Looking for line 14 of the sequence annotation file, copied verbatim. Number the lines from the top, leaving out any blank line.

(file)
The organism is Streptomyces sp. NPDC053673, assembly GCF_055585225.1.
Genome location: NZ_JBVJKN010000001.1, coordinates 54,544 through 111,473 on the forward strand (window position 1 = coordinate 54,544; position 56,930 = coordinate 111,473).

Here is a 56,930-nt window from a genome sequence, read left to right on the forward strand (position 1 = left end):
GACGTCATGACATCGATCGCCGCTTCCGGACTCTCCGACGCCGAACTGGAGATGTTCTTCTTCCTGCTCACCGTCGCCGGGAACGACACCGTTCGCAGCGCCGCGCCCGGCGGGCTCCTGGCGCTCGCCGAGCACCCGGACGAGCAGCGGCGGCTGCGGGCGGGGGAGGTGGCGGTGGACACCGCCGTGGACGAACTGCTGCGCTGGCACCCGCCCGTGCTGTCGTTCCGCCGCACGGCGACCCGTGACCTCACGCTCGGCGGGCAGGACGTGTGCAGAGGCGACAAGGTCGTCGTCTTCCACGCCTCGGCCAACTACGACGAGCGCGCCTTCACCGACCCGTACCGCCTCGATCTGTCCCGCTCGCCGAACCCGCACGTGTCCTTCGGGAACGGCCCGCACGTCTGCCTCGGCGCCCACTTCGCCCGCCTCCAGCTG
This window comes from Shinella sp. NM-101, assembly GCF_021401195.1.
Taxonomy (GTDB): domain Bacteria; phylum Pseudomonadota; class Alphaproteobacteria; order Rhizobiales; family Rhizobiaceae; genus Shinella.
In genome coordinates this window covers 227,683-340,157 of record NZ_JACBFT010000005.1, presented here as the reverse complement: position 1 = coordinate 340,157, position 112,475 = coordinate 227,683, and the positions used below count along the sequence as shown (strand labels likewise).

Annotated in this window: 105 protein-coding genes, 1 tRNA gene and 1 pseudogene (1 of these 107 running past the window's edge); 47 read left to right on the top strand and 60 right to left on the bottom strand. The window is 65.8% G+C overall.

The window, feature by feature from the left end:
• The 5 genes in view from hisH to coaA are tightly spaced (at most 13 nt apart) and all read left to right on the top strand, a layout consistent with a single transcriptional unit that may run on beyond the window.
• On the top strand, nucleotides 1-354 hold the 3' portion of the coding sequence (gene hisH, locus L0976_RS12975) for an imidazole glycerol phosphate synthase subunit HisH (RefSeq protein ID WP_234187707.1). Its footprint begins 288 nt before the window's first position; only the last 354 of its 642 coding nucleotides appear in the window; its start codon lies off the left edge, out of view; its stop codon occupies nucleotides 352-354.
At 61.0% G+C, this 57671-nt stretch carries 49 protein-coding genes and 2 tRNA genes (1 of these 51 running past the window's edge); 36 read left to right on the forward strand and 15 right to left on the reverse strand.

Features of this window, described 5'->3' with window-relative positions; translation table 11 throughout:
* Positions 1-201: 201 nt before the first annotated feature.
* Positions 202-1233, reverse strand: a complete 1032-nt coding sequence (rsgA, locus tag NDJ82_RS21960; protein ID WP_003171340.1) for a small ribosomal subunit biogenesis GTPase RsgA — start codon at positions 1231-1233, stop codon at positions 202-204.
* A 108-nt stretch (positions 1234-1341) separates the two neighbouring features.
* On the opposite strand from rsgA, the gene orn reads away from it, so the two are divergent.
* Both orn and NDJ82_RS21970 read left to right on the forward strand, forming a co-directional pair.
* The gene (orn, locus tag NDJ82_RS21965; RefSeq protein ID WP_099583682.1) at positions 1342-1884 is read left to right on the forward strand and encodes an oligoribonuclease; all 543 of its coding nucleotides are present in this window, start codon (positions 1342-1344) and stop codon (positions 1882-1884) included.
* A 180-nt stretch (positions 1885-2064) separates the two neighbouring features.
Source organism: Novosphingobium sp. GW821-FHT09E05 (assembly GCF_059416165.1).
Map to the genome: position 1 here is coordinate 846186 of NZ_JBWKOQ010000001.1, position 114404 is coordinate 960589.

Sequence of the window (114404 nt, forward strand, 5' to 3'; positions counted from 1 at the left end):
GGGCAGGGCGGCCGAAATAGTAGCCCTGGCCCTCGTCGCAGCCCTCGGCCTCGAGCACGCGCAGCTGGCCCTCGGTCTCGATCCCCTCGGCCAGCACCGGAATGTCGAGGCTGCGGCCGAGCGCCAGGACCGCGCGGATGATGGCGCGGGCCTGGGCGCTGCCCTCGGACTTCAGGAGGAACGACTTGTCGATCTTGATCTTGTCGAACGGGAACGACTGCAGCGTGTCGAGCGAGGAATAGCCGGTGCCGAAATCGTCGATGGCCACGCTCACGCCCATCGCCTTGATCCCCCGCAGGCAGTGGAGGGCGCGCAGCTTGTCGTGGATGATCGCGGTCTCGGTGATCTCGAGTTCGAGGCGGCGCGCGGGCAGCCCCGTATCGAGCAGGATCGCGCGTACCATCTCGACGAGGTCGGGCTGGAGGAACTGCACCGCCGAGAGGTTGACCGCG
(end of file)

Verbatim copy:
* Positions 1-201: 201 nt before the first annotated feature.